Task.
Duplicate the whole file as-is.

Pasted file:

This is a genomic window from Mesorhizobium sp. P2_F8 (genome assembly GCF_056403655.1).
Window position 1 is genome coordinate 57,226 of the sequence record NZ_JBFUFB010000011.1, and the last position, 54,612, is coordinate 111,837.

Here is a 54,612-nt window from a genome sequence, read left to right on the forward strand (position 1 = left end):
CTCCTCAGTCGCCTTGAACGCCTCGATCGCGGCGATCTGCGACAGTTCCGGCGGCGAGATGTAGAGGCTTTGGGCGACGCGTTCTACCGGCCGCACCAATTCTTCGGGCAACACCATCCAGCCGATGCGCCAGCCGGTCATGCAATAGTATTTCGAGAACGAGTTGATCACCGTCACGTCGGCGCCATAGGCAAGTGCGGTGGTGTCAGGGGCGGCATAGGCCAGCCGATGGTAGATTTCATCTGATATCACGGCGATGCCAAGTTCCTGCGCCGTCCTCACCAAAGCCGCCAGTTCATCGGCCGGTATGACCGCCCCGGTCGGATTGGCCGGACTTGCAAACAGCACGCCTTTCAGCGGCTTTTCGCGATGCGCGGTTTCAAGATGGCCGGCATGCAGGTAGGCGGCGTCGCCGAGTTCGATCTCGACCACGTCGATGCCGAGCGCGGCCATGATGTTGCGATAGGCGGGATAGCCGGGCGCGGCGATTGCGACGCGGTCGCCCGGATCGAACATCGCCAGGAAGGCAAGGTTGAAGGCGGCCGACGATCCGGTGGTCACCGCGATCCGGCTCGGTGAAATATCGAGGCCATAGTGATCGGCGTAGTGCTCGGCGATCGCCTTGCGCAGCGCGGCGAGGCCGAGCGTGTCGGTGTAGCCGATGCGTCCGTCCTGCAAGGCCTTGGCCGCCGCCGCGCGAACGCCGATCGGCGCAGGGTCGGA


This is a genomic window from Mesorhizobium sp. P2_F8 (genome assembly GCF_056403655.1).
Window position 1 is genome coordinate 57,226 of the sequence record NZ_JBFUFB010000011.1, and the last position, 54,612, is coordinate 111,837.

Here is a 54,612-nt window from a genome sequence, read left to right on the forward strand (position 1 = left end):
CTCCTCAGTCGCCTTGAACGCCTCGATCGCGGCGATCTGCGACAGTTCCGGCGGCGAGATGTAGAGGCTTTGGGCGACGCGTTCTACCGGCCGCACCAATTCTTCGGGCAACACCATCCAGCCGATGCGCCAGCCGGTCATGCAATAGTATTTCGAGAACGAGTTGATCACCGTCACGTCGGCGCCATAGGCAAGTGCGGTGGTGTCAGGGGCGGCATAGGCCAGCCGATGGTAGATTTCATCTGATATCACGGCGATGCCAAGTTCCTGCGCCGTCCTCACCAAAGCCGCCAGTTCATCGGCCGGTATGACCGCCCCGGTCGGATTGGCCGGACTTGCAAACAGCACGCCTTTCAGCGGCTTTTCGCGATGCGCGGTTTCAAGATGGCCGGCATGCAGGTAGGCGGCGTCGCCGAGTTCGATCTCGACCACGTCGATGCCGAGCGCGGCCATGATGTTGCGATAGGCGGGATAGCCGGGCGCGGCGATTGCGACGCGGTCGCCCGGATCGAACATCGCCAGGAAGGCAAGGTTGAAGGCGGCCGACGATCCGGTGGTCACCGCGATCCGGCTCGGTGAAATATCGAGGCCATAGTGATCGGCGTAGTGCTCGGCGATCGCCTTGCGCAGCGCGGCGAGGCCGAGCGTGTCGGTGTAGCCGATGCGTCCGTCCTGCAAGGCCTTGGCCGCCGCCGCGCGAACGCCGATCGGCGCAGGGTCGGA